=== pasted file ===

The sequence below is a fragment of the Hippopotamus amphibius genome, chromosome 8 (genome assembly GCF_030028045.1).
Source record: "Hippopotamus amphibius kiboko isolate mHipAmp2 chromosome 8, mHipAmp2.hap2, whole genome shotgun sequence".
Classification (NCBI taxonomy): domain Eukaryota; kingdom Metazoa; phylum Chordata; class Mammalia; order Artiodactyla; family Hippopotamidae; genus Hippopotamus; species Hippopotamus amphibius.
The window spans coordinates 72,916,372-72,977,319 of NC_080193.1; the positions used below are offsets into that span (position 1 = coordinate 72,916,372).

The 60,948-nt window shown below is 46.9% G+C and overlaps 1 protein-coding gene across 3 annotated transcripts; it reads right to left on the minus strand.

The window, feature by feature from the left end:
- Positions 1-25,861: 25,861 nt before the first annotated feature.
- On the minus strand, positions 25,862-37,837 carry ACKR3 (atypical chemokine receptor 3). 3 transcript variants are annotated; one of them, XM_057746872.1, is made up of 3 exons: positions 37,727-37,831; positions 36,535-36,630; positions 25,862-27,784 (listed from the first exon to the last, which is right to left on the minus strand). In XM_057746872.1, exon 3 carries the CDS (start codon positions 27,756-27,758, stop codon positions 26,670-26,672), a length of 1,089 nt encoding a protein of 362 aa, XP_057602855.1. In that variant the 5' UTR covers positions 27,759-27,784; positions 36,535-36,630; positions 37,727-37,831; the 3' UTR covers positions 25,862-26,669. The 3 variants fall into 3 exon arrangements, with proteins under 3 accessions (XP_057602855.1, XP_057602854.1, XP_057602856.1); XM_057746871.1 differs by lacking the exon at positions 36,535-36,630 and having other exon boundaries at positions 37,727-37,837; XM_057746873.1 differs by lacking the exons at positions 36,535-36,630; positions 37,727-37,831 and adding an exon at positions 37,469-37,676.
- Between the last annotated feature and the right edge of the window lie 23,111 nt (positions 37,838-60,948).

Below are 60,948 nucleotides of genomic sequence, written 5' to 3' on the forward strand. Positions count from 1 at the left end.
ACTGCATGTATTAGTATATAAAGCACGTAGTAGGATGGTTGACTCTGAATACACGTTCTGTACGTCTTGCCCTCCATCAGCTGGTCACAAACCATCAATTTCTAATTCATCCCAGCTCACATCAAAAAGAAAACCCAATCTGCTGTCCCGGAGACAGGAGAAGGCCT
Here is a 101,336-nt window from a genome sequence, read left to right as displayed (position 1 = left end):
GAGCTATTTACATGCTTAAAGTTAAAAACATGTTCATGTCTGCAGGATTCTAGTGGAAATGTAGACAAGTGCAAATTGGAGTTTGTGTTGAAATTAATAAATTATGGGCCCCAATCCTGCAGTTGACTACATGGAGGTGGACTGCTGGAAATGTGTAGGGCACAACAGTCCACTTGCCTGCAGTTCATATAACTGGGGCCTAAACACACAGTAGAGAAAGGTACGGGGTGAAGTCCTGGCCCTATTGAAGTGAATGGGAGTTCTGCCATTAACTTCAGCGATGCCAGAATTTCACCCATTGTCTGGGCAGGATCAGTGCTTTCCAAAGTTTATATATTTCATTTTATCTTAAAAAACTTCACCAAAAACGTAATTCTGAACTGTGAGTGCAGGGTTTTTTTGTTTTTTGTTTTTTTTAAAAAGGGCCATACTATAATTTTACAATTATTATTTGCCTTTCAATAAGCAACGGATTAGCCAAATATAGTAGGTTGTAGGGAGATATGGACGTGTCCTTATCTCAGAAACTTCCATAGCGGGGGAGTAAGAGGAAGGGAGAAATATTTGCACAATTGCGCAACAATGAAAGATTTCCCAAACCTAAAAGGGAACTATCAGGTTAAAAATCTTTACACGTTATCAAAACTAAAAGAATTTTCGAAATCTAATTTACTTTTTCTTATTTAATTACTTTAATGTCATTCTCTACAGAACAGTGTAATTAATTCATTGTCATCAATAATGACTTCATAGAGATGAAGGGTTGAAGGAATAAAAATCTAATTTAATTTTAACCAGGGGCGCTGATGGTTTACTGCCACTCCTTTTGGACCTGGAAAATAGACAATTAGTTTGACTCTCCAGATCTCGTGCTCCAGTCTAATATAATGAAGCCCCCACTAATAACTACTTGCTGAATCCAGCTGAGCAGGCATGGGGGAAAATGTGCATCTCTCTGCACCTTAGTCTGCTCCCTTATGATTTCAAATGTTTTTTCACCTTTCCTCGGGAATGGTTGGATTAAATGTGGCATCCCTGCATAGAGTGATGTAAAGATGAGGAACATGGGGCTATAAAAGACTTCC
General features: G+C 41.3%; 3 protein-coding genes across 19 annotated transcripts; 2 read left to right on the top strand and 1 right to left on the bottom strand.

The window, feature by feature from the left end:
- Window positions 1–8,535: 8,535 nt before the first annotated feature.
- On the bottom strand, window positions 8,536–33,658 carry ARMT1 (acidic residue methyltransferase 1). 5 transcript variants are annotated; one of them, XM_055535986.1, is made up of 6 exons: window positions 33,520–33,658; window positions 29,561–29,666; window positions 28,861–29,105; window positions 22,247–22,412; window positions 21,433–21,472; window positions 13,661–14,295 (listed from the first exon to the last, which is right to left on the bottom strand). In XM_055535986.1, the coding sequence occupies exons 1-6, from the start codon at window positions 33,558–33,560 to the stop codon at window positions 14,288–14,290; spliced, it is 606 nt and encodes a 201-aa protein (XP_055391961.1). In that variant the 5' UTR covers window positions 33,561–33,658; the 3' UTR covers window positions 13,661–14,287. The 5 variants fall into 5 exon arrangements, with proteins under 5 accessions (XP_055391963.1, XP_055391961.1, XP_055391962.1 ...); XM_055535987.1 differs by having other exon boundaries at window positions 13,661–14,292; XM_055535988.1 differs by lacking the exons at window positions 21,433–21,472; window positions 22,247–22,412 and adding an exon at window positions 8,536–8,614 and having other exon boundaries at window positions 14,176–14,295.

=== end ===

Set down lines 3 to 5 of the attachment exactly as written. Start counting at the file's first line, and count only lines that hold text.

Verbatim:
Classification (NCBI taxonomy): domain Eukaryota; kingdom Metazoa; phylum Chordata; class Mammalia; order Artiodactyla; family Hippopotamidae; genus Hippopotamus; species Hippopotamus amphibius.
The window spans coordinates 72,916,372-72,977,319 of NC_080193.1; the positions used below are offsets into that span (position 1 = coordinate 72,916,372).

The 60,948-nt window shown below is 46.9% G+C and overlaps 1 protein-coding gene across 3 annotated transcripts; it reads right to left on the minus strand.